During the Pacific war, Toyota almost exclusively manufactured automobiles, trucks in particular, for the Japanese government’s war efforts. As a result, the Toyota factories were scheduled for bombing targets by Allied aerial attacks; however, the war drew to a conclusion before the strikes took place.

While Toyota escaped annihilation at the hands of bombers, the immediate post-war era was a time beset with difficulties for the company. Although at the end of 1945 the U.S. military gave Toyota permission to begin peacetime production, a result of which saw the unveiling of the new, smaller vehicle, the Toyopet model SA, with Japan facing severe financial hardship and the company plagued by regular strikes and union action, Toyota twice flirted with bankruptcy.

As the scapegoat for many of these problems, Kiichiro Toyoda resigned from the company he developed in 1950 and died two years later. He was succeeded by Taizo Ishida, the chief executive of the Toyoda Automatic Loom company, and the company’s fortunes were almost immediately revived as America entered the Korean war and ordered over 5,000 vehicles for their military. Ishida cleverly saw this as an opportunity to invest in manufacturing infrastructure, building a new plant, something that would give them a decisive upper-hand over their primary competitor, Nissan, in the years to come.

Going Global

Toyota eventually branched out into the American market, opening a Hollywood headquarters in 1957. The first Toyotas to go on sale were the Land Cruiser and the Toyopet Crown. Neither, however, made much of an impression on the American people, with the latter singularly unattractive as its name brought to mind associations with pets and toys, a difficult sell in the nation of Cadillacs and Mustangs.

Consequently, the company turned its focus to the creation of a car that was designed especially for the American market, resulting in the introduction of the Avalon and Camry, though the Corona, with its 90 horsepower engine and significant passenger room, was to become the first truly Americanized Toyota. By 1967, Toyota had become an established brand in the U.S.

In the same year as Toyota arrived in the US, divisions in Brazil were opened, followed in the 1960s by research and development facilities in Thailand. In 1963 a plant in Melbourne, Australia built the first Toyota outside of Japan, and for the next two years, Australia was Toyota’s biggest export market. At the same time, importer Erla Auto Import A/S of Denmark struck an agreement to become the distributor for Denmark, Norway, and Sweden with the Netherlands following soon after, establishing Toyota across northern Europe.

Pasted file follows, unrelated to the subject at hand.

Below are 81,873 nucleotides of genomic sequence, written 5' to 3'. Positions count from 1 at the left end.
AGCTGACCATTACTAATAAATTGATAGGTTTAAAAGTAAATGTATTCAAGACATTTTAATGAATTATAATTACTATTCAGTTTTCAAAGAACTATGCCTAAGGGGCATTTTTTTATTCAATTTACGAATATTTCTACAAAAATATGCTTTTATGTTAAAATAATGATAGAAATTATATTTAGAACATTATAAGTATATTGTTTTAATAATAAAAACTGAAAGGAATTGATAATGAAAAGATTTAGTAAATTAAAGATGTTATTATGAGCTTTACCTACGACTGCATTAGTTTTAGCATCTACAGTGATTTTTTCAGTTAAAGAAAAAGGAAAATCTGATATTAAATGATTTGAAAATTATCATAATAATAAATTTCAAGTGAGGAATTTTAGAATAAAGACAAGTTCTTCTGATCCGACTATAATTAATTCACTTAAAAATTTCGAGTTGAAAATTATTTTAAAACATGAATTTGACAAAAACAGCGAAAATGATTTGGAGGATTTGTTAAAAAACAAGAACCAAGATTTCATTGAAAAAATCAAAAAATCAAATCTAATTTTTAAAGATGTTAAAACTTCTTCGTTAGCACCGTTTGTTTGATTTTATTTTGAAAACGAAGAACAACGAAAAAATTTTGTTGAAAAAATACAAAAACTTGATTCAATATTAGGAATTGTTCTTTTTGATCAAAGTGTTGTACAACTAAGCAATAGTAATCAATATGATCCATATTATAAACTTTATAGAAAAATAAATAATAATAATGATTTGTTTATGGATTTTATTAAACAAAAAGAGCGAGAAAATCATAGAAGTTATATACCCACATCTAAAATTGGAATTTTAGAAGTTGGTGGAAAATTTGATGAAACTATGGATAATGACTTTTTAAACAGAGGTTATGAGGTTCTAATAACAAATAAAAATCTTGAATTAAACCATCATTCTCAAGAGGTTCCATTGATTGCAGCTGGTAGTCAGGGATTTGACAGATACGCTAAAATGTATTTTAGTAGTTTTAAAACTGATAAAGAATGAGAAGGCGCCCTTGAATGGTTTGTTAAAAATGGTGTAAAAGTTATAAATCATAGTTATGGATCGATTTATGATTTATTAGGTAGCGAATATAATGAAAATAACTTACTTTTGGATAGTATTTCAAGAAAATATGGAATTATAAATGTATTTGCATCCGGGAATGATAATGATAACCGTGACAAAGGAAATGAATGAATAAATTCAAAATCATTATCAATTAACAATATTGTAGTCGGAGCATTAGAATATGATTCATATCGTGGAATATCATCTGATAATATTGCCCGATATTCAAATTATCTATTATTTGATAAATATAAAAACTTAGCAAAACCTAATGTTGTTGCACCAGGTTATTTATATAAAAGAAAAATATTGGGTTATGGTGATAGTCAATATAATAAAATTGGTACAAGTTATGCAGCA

Global Leaders

Throughout the 1970s, Toyota went from strength to strength, growing its market share over a broad scope of automotive industries. However, the oil crisis of 1973 saw consumers of the American market turn to more compact, fuel-efficient vehicles, and with Toyota slow to make the change to front-wheel drive automobiles; the Nissan Sunny overtook the Toyota Corolla in the number of cars built. Despite this setback, in the 1980s, the Corolla was one of the best-selling vehicles in the world

1989 saw Toyota move into the luxury car market, with the launch of their Lexus division, followed by full-sized pickups the T100 and the Tundra, SUVs, and upgrades of their sports vehicles.

Modern Toyota

In 2005 Toyota ranked eighth on Forbes Global 2000 list of the world’s leading companies and was ranked number one in global automobile sales for the first quarter of 2008. Today, Toyota regularly tops lists of worldwide automobiles produced, and regularly vies with Volkswagon for the title of the most valuable automotive company.

Perhaps the greatest influence that Toyota has had on the modern era of automobiles is the Prius, afull hybrid electric car that first went on sale in Japan in 1997, making it the first mass-produced hybrid vehicle.

Subsequently introduced worldwide in 2000, the Prius is sold in over 90 markets, reached the 1 million vehicle mark in May 2008, and totaled global cumulative sales of 6.1 million units in January 2017.

In November 2015, the company announced that it would invest US$1 billion over the next 5 years into artificial intelligence and robotics research, and is currently one of the leading automotive developers in this area.

Affect on Aichi

Toyota has long been a major influence on Aichi Prefecture. In Japan’s industrial age, Toyoda/Toyota was a key employer in the area, with textile manufacturing in both Nagoya and Komoro. Local legend has it (though little factual corroboration can be found) that the reason for Nagoya being rebuilt with wide, spacious roads following the destruction of the Allied bombings was at the behest of Toyota so that their cars would have more room to be driven.

In 1959, the Aichi city of Komoro, where the primary plant was situated, changed its name to Toyota due to the fame and economic importance of its major employer, fittingly becoming a sister city with Detroit a year later. And Aichi’s large Brazilian contingent owes much to the requirements of the company’s manufacturing plants needing greater numbers of workers during the bubble years.